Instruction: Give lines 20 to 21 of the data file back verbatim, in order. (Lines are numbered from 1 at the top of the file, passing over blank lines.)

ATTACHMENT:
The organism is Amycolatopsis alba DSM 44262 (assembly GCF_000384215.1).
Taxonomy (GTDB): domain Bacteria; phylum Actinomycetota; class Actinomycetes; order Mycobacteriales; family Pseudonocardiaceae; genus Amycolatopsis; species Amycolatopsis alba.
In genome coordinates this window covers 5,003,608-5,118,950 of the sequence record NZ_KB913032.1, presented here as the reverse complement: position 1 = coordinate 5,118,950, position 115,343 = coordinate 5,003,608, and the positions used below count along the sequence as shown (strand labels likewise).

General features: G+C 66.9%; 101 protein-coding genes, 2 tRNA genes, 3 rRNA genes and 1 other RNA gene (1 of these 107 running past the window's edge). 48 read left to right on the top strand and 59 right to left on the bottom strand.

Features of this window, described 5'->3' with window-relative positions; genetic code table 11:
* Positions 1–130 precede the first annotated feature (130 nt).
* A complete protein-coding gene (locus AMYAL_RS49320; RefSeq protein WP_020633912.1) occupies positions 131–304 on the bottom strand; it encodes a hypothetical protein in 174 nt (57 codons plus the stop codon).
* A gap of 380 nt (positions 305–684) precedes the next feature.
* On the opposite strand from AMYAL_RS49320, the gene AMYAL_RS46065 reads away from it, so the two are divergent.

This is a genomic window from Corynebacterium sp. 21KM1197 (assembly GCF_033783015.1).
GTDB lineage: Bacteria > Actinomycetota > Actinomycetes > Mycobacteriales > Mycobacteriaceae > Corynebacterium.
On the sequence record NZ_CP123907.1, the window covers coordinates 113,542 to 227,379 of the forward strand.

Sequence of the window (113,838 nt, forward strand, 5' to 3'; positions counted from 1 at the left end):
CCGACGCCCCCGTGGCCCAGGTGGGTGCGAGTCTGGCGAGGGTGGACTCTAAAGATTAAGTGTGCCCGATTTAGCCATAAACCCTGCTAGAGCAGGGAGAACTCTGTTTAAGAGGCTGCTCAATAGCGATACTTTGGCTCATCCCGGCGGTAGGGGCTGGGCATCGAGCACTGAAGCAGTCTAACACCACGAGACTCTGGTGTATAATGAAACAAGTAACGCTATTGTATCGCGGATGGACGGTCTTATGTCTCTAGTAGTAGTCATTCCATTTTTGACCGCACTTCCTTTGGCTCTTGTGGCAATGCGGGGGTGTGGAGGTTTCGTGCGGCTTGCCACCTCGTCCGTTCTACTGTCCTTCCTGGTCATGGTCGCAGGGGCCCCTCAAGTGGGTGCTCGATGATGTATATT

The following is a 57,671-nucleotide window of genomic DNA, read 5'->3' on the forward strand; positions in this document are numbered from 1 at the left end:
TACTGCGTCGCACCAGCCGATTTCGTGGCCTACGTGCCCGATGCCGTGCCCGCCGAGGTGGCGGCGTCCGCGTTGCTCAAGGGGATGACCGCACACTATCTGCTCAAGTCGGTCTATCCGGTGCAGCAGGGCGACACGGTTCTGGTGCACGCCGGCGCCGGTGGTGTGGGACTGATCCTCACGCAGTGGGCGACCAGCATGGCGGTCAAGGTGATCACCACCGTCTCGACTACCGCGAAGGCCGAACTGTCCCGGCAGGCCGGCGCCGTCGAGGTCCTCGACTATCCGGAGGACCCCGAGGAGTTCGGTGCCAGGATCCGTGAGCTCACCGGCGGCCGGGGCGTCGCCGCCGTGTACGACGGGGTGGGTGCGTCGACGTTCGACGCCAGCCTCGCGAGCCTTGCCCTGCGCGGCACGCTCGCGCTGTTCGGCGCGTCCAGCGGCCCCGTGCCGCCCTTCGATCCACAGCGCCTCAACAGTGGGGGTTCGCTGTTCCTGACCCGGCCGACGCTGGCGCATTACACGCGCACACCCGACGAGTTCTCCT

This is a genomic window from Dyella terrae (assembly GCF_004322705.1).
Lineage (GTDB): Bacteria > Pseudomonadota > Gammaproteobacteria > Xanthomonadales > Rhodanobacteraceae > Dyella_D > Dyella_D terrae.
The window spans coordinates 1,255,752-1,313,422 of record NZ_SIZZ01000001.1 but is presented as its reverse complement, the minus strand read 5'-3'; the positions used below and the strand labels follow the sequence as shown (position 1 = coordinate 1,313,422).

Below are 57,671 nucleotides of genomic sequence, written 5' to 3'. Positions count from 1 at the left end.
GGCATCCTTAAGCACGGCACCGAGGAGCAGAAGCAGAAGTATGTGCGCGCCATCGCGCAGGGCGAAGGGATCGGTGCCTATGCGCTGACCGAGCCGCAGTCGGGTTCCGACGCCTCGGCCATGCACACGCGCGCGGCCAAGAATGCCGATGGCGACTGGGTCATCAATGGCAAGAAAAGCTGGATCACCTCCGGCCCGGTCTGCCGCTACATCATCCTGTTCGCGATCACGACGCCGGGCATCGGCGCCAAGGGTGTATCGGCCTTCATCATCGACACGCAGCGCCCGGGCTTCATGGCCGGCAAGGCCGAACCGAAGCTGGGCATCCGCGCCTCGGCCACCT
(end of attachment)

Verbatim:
Below are 57,671 nucleotides of genomic sequence, written 5' to 3'. Positions count from 1 at the left end.
GGCATCCTTAAGCACGGCACCGAGGAGCAGAAGCAGAAGTATGTGCGCGCCATCGCGCAGGGCGAAGGGATCGGTGCCTATGCGCTGACCGAGCCGCAGTCGGGTTCCGACGCCTCGGCCATGCACACGCGCGCGGCCAAGAATGCCGATGGCGACTGGGTCATCAATGGCAAGAAAAGCTGGATCACCTCCGGCCCGGTCTGCCGCTACATCATCCTGTTCGCGATCACGACGCCGGGCATCGGCGCCAAGGGTGTATCGGCCTTCATCATCGACACGCAGCGCCCGGGCTTCATGGCCGGCAAGGCCGAACCGAAGCTGGGCATCCGCGCCTCGGCCACCT